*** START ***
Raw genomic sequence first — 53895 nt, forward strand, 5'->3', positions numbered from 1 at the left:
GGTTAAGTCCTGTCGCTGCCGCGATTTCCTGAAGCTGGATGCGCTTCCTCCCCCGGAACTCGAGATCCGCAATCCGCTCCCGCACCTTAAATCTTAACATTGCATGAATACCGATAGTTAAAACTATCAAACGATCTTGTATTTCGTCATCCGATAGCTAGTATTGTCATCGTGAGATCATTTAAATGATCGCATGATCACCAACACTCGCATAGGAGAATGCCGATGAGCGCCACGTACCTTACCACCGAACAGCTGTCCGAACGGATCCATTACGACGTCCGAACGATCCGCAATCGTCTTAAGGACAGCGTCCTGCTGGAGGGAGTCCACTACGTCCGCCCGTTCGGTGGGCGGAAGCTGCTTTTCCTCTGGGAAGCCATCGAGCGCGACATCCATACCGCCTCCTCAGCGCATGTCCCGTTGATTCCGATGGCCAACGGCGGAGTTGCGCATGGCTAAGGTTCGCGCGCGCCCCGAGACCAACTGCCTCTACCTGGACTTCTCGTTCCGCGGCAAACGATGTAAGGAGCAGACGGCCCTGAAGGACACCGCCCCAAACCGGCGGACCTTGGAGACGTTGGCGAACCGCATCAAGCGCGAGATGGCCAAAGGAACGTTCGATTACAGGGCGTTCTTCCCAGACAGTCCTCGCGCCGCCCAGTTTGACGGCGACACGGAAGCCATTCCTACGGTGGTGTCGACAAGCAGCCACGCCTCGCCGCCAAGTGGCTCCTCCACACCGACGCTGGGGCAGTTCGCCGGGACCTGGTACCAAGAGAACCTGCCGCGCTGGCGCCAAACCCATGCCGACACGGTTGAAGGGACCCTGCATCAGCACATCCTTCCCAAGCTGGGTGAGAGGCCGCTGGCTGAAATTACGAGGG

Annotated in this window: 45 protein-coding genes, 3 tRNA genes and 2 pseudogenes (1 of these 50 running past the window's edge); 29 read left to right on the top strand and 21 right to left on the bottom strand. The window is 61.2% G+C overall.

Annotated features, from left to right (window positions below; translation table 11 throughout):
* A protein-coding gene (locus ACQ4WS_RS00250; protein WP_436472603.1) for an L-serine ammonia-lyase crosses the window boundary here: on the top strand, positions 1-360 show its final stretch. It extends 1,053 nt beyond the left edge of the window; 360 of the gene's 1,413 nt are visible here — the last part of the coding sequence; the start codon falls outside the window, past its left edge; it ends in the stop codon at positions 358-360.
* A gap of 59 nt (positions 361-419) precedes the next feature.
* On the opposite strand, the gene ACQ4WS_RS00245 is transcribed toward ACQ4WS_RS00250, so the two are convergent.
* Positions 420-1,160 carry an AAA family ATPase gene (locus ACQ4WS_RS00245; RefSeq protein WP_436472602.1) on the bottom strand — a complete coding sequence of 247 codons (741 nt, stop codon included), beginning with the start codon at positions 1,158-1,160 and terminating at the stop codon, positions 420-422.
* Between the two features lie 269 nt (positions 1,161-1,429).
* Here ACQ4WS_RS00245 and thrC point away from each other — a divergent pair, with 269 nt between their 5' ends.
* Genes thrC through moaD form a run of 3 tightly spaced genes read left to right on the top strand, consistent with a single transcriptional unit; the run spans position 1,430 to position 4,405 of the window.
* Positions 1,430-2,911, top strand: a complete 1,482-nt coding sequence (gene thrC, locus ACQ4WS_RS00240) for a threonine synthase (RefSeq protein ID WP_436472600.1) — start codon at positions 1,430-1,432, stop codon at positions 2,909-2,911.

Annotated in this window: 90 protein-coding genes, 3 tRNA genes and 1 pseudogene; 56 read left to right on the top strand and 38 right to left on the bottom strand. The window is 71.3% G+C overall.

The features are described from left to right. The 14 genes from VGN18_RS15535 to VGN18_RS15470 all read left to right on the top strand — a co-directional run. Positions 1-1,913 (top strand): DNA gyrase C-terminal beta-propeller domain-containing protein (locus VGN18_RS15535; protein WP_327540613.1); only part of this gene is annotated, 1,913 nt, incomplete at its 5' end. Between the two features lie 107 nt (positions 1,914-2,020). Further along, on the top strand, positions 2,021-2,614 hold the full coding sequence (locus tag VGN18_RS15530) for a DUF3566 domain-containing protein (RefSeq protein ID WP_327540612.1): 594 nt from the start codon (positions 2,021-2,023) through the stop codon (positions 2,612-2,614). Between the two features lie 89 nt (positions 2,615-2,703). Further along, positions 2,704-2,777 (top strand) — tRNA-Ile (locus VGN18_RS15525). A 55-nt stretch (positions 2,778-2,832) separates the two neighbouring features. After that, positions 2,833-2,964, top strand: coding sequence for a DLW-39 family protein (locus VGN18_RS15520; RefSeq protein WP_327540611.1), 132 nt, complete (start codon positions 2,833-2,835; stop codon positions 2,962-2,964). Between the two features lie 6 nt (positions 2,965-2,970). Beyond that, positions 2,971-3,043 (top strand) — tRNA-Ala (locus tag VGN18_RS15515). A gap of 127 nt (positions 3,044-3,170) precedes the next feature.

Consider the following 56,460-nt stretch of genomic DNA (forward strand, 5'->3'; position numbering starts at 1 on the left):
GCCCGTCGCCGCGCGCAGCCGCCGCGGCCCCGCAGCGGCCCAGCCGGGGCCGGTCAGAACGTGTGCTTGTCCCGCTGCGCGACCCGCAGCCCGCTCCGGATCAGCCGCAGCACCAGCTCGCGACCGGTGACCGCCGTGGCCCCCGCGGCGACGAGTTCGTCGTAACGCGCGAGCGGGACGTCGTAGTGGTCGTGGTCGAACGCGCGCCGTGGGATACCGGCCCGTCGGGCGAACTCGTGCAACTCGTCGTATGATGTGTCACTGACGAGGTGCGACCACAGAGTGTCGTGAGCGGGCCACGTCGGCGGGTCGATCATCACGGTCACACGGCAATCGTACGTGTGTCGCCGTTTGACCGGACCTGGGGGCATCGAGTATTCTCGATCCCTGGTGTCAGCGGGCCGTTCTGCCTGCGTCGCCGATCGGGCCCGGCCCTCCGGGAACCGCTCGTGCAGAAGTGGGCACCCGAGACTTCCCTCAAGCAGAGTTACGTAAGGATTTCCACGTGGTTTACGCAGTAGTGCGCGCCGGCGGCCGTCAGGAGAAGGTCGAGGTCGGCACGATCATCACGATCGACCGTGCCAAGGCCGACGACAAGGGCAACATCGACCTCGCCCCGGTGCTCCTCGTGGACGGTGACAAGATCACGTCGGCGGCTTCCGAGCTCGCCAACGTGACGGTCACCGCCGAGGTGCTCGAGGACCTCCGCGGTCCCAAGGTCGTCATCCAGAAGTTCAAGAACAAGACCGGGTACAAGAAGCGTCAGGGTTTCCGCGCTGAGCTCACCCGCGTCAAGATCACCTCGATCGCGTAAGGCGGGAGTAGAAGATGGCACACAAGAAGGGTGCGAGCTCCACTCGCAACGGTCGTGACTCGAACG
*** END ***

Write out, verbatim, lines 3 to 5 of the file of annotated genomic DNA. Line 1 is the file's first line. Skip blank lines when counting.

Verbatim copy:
Annotated in this window: 45 protein-coding genes, 3 tRNA genes and 2 pseudogenes (1 of these 50 running past the window's edge); 29 read left to right on the top strand and 21 right to left on the bottom strand. The window is 61.2% G+C overall.

Annotated features, from left to right (window positions below; translation table 11 throughout):
* A protein-coding gene (locus ACQ4WS_RS00250; protein WP_436472603.1) for an L-serine ammonia-lyase crosses the window boundary here: on the top strand, positions 1-360 show its final stretch. It extends 1,053 nt beyond the left edge of the window; 360 of the gene's 1,413 nt are visible here — the last part of the coding sequence; the start codon falls outside the window, past its left edge; it ends in the stop codon at positions 358-360.